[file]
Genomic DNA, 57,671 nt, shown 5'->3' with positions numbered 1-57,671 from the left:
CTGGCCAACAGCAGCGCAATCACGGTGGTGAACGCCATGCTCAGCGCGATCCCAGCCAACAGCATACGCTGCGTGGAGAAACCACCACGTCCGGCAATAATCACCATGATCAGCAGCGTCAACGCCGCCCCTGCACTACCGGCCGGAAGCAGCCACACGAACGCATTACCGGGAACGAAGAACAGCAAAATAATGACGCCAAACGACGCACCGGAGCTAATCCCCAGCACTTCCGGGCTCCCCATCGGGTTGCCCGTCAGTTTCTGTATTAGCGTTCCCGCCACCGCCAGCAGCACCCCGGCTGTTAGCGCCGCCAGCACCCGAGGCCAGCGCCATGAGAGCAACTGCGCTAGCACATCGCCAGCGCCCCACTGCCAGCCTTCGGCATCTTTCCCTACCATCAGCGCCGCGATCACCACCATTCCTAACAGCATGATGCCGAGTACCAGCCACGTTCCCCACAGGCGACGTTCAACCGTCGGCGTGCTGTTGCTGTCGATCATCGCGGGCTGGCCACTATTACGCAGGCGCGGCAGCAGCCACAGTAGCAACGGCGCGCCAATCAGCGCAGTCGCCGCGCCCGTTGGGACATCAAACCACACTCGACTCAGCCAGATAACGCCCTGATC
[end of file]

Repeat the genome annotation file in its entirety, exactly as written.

Genomic DNA, 57,671 nt, shown 5'->3' with positions numbered 1-57,671 from the left:
CTGGCCAACAGCAGCGCAATCACGGTGGTGAACGCCATGCTCAGCGCGATCCCAGCCAACAGCATACGCTGCGTGGAGAAACCACCACGTCCGGCAATAATCACCATGATCAGCAGCGTCAACGCCGCCCCTGCACTACCGGCCGGAAGCAGCCACACGAACGCATTACCGGGAACGAAGAACAGCAAAATAATGACGCCAAACGACGCACCGGAGCTAATCCCCAGCACTTCCGGGCTCCCCATCGGGTTGCCCGTCAGTTTCTGTATTAGCGTTCCCGCCACCGCCAGCAGCACCCCGGCTGTTAGCGCCGCCAGCACCCGAGGCCAGCGCCATGAGAGCAACTGCGCTAGCACATCGCCAGCGCCCCACTGCCAGCCTTCGGCATCTTTCCCTACCATCAGCGCCGCGATCACCACCATTCCTAACAGCATGATGCCGAGTACCAGCCACGTTCCCCACAGGCGACGTTCAACCGTCGGCGTGCTGTTGCTGTCGATCATCGCGGGCTGGCCACTATTACGCAGGCGCGGCAGCAGCCACAGTAGCAACGGCGCGCCAATCAGCGCAGTCGCCGCGCCCGTTGGGACATCAAACCACACTCGACTCAGCCAGATAACGCCCTGATC